The colonists had been thinking militarily before the start of the Revolutionary War. T. and J. Fleet had brought out a Boston edition in 1773 of The Manual Exercise as Ordered by His Majesty in 1764, the standard military regulations for the British Army.36 That same year, 1773, Gilbert Deblois was selling “French horns, Bassoons, Hautboys, fifes, drums, English and German flutes . . . ,” with tutors for each instrument, plus “a great assortment of gold and silver Regimental and Train of Artillery Laces, Bindings, Shoulder Knots, Apaulets, Hat Loops, etc.,” swords, hangers, belts, and powder flasks. For officers seeking to form regimental bands the appeal of the instruments which could comprise Harmoniemusik adds significance to the order of the instruments named in the advertisement. Deblois’ trade card was even more explicit for it offered “Fifes, Drums, with all other Sorts Instruments proper to compose a Band of Music for a Regiment.”37
Committees of Safety had been established, and the Massachusetts Provincial Congress, like similar groups throughout the colonies, had been reorganizing the militia, forcing out Tory officers and replacing them with sympathetic leaders. A resident described in detail his impression of the new volunteer militia units:
Am almost every minute taken off with the agreeable sight of our militia companies marching into the Common, as it is a grand field day with us; and I assure, were you to see ’em, you’d scarcely believe your eyes, they are so strangely metamorphos’d. From making the most despicable appearance they now vie with the best troops in his majesties service, being dressed all in blue uniforms, with drums and fifes to each company dress’d in white uniforms trim’d in ye most elegant manner; with a company of Grenadiers in red with every other apparatus, that equal any regular Company I ever saw both in regard to appearance and discipline, having a grand band of musick consisting of eight that play nearly equal to that of the 64th. What crowns all is the Cadet company, being perfectly compleat and under the best order you can conceive of, with a band of musick likewise, that perform admirably well. What with these and Paddock’s company of artillery make ye compleatest militia in America.38
The occasion was the celebration of the birthday of the king. The troops participating were the Company of Cadets, commanded by John Hancock, with a band of music; the Company of Grenadiers with their band of music;39 the Massachusetts Artillery Company; a cavalry troop; and the “militia of the town,” or common militia. Some writers have mistakenly interpreted “band of music” to indicate a group of ten or more fifers and drummers, but this is obviously in error. The newspaper reported that “the band of music belonging to the regiment of Cadets and Major Paddock’s fifes and drums, after dinner, were in the balconies in King-Street, and alternately played a great variety of tunes before a vast number of spectators.”40 That a band of music is quite separate and distinct from the field music of drums and fifes is borne out by a report of the celebration of the king’s coronation in September of 1773. The Independent Cadets and the Company of Grenadiers, each with their own band of music, participated in the festivities, and “in the evening [there] was a grand concert of Music at Concert Hall, and a number of fireworks were played off on King Street.”41 It is very doubtful that the musically sophisticated Bostonians would be willing to attend a “grand concert” performed by fifers and drummers.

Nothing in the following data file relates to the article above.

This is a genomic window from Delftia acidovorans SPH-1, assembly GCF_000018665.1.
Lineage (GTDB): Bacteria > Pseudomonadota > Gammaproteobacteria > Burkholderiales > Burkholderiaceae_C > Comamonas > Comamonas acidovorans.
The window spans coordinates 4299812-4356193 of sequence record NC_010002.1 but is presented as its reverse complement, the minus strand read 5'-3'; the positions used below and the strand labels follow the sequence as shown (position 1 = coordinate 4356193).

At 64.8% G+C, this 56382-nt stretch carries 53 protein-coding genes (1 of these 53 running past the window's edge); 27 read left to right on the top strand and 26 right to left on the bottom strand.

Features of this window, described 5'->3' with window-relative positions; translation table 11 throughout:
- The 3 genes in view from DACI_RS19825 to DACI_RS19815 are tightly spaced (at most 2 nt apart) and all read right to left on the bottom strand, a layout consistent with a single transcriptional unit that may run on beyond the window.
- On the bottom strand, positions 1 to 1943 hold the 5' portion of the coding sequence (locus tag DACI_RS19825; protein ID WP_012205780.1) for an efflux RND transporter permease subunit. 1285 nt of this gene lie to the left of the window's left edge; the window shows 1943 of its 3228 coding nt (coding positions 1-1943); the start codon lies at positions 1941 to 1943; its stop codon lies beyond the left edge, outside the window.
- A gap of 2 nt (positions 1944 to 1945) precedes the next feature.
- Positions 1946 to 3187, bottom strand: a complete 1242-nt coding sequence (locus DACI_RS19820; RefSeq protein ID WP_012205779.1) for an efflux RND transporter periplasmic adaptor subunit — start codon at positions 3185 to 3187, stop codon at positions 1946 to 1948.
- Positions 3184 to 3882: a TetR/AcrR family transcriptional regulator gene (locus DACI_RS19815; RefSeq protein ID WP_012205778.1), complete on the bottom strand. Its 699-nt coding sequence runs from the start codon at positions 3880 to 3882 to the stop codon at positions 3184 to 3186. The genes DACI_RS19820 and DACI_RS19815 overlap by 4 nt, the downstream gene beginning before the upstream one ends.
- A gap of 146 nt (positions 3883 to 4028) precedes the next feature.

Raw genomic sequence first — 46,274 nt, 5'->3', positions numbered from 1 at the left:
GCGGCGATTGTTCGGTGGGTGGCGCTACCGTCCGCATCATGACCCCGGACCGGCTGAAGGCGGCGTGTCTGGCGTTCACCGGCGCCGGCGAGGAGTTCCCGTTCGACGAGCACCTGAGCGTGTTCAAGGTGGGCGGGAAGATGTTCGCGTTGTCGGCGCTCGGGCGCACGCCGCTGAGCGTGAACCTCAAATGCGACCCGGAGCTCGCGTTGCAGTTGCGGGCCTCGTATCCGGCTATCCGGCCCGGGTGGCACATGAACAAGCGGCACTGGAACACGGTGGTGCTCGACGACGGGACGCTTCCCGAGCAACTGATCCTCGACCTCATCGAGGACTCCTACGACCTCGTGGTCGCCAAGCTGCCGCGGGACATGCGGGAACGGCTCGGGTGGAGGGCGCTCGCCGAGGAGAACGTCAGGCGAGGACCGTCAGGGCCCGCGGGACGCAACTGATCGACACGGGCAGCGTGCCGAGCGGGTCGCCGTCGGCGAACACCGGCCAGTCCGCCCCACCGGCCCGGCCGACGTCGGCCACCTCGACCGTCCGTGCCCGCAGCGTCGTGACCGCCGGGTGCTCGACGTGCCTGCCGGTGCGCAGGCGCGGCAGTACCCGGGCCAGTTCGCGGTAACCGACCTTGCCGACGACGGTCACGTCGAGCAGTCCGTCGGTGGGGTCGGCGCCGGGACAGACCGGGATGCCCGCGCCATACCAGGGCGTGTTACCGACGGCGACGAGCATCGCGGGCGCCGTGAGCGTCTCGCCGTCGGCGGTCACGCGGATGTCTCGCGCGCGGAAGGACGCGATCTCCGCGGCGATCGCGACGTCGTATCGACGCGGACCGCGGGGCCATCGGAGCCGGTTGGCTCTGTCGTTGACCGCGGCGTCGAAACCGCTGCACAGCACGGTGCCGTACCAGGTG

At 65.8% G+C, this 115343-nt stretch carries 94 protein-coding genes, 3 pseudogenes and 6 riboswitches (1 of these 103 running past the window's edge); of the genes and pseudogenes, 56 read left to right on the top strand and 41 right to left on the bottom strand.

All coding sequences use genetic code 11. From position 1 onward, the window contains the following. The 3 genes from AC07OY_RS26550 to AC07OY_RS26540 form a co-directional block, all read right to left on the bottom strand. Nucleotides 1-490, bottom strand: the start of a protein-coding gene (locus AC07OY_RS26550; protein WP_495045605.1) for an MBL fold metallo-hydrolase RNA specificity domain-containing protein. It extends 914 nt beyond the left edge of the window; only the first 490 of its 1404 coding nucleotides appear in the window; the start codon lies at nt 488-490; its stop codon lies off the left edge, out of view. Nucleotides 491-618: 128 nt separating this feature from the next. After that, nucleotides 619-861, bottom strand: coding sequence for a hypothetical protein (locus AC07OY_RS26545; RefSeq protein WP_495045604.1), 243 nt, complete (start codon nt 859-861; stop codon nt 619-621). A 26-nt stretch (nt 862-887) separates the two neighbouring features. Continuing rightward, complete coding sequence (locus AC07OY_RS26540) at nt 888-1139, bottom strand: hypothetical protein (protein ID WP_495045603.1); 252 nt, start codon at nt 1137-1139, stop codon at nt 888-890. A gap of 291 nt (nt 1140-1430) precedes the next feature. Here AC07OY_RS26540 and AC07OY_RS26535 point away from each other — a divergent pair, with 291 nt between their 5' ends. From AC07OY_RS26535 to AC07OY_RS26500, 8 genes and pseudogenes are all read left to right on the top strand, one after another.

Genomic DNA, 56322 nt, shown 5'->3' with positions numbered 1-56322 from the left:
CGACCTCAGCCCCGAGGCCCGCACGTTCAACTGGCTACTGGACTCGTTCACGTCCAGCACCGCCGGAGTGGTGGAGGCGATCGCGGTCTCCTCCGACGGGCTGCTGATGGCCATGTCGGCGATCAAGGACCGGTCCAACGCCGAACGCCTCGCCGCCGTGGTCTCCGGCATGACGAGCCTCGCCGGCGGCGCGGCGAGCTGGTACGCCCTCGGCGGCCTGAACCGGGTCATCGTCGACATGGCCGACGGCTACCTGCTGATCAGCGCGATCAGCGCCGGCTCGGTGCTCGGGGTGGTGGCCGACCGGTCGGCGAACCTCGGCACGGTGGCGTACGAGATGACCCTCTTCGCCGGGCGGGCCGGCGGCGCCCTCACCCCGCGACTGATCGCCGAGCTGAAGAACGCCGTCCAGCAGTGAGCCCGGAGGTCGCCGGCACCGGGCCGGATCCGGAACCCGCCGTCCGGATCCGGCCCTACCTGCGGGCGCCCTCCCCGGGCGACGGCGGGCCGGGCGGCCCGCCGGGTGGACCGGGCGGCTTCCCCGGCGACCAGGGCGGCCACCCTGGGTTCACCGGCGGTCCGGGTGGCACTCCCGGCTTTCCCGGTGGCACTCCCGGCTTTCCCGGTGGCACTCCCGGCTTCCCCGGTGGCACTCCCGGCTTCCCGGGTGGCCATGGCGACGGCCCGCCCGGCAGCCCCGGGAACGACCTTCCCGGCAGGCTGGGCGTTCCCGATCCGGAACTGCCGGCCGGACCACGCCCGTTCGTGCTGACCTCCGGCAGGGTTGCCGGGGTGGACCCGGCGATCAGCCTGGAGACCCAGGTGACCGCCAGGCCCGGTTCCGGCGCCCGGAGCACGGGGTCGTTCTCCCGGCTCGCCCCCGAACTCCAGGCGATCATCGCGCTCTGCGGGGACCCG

Attention is directed to the commanding officer of the Independent Cadets, Col. John Hancock, who later became president of the Continental Congress. At this time the Cadets had a band, presumably of eight musicians like that of the Grenadier Company, who played “admirably well.” A year later, when the Independent Cadets dissolved owing to the rising frictions leading to the Revolution, the musical instruments and equipage were turned over to Hancock for safekeeping until the Cadets could be reactivated.42
Preparation for any possible outbreak of hostilities continued. Companies of minutemen were established, to be ready to respond at a moment’s warning. The first call was sounded by William Diamond, a drummer in Captain Parker’s militia company from Lexington. Born in Boston, and having learned the art of drumming from a British soldier stationed there, Diamond was only nineteen when he beat the call to arms. The drum that he used, now owned by the Lexington Historical Society, is illustrated in figure 76.43
From all over New England men responded to the news from Lexington. Within a few days a conglomeration of militia units held together by common ideals, but little else, began a siege of Boston. The Massachusetts Provincial Congress resolved that eight thousand men be immediately enlisted and formed into companies of seventy-nine men each, including one drummer and one fifer, nine companies forming a regiment.44 New Hampshire sent regiments of ten and twelve companies, Maryland of eight companies, and a Canadian regiment reported with twenty.45 There was no standardization of size among the units, but all depended upon the drum for communicating orders.